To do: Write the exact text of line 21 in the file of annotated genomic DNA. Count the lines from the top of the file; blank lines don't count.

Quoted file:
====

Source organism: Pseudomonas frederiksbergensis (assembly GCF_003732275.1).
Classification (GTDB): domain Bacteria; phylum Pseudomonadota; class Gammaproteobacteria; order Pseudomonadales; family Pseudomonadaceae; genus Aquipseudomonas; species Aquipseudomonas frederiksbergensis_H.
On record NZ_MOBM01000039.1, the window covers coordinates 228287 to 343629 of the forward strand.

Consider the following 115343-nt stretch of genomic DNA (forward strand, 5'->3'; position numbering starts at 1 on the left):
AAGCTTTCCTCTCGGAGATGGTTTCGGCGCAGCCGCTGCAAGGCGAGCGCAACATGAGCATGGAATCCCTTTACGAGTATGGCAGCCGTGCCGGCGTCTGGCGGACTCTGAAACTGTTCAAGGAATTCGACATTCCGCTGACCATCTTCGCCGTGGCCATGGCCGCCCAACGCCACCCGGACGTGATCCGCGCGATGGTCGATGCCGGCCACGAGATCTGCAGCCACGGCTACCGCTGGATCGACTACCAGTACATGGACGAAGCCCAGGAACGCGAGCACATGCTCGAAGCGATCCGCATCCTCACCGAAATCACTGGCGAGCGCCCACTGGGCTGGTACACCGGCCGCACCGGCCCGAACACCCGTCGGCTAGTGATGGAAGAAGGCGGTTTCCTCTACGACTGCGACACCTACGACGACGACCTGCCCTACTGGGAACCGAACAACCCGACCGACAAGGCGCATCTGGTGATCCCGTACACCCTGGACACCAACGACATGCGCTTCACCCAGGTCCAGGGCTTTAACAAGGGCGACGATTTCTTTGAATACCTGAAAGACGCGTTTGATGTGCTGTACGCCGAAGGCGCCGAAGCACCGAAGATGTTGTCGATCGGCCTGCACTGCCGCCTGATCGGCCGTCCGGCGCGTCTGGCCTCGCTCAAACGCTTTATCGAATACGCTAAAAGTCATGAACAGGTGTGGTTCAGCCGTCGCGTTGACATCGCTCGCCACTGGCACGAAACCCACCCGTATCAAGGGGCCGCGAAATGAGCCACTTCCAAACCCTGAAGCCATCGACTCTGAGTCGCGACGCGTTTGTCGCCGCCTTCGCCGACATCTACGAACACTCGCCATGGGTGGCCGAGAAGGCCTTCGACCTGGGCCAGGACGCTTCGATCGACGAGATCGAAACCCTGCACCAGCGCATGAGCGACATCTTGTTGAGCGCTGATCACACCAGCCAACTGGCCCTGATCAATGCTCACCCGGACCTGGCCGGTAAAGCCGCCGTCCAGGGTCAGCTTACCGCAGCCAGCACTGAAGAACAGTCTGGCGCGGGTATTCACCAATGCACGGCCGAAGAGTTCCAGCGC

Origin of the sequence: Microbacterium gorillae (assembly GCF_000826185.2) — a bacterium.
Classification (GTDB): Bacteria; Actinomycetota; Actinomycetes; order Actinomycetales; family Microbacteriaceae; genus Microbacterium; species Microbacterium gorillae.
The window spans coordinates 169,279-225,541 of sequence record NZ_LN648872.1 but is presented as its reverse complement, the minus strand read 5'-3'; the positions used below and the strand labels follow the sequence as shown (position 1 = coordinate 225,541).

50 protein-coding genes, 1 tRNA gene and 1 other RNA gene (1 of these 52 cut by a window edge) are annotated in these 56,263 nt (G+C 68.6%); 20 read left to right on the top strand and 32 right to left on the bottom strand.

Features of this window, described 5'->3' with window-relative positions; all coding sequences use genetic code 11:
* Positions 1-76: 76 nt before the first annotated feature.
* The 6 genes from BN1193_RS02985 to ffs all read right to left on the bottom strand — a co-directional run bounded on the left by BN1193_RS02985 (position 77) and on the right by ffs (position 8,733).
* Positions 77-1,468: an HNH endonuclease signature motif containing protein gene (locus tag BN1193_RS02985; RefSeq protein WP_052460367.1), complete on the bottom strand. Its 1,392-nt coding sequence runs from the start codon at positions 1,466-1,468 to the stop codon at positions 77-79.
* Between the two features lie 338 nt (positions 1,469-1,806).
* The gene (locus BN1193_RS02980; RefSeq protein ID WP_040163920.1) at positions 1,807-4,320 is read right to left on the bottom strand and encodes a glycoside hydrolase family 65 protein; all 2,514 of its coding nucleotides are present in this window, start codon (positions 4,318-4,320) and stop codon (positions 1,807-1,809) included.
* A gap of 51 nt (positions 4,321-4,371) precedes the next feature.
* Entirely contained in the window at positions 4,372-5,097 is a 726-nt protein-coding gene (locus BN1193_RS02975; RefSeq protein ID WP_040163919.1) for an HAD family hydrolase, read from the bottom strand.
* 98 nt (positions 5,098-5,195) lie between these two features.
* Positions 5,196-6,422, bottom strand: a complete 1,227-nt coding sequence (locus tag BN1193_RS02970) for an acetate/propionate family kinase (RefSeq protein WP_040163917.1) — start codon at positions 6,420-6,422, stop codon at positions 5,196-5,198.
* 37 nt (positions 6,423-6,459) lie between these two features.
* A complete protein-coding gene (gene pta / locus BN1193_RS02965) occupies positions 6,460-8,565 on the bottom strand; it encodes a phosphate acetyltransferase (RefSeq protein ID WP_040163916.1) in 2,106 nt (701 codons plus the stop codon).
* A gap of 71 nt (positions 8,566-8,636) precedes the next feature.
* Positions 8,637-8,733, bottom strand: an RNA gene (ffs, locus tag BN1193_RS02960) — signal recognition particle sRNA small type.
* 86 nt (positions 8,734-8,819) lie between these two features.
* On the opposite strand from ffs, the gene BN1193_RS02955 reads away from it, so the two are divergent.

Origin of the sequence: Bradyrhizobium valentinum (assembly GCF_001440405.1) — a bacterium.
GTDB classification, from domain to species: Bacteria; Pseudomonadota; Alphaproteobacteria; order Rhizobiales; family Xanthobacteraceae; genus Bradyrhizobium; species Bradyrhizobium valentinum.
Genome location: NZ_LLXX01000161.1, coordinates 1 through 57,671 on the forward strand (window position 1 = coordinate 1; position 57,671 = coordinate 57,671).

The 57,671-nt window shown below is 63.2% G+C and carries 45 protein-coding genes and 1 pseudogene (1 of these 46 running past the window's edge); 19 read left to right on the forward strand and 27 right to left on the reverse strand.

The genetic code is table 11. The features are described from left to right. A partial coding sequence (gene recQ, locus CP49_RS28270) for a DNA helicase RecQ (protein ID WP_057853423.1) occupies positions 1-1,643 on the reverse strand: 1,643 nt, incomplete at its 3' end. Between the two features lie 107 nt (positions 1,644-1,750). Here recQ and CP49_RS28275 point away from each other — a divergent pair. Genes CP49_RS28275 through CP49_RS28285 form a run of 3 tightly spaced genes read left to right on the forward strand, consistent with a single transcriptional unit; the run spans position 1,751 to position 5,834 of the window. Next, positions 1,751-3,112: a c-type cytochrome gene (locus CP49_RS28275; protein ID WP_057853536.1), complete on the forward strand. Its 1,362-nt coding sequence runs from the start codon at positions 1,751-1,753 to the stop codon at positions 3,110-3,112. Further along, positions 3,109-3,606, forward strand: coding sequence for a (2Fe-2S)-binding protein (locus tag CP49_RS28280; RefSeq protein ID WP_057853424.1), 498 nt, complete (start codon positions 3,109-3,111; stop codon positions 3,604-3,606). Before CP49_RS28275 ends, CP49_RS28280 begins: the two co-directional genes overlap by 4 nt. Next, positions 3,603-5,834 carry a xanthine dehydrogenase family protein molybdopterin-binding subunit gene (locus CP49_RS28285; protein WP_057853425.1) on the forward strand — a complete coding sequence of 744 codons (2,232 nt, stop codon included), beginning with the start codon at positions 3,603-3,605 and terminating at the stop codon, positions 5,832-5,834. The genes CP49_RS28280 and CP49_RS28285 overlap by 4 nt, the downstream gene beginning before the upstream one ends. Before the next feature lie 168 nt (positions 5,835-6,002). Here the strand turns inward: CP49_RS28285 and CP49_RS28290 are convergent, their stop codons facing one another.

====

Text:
* A complete protein-coding gene (gene pta / locus BN1193_RS02965) occupies positions 6,460-8,565 on the bottom strand; it encodes a phosphate acetyltransferase (RefSeq protein ID WP_040163916.1) in 2,106 nt (701 codons plus the stop codon).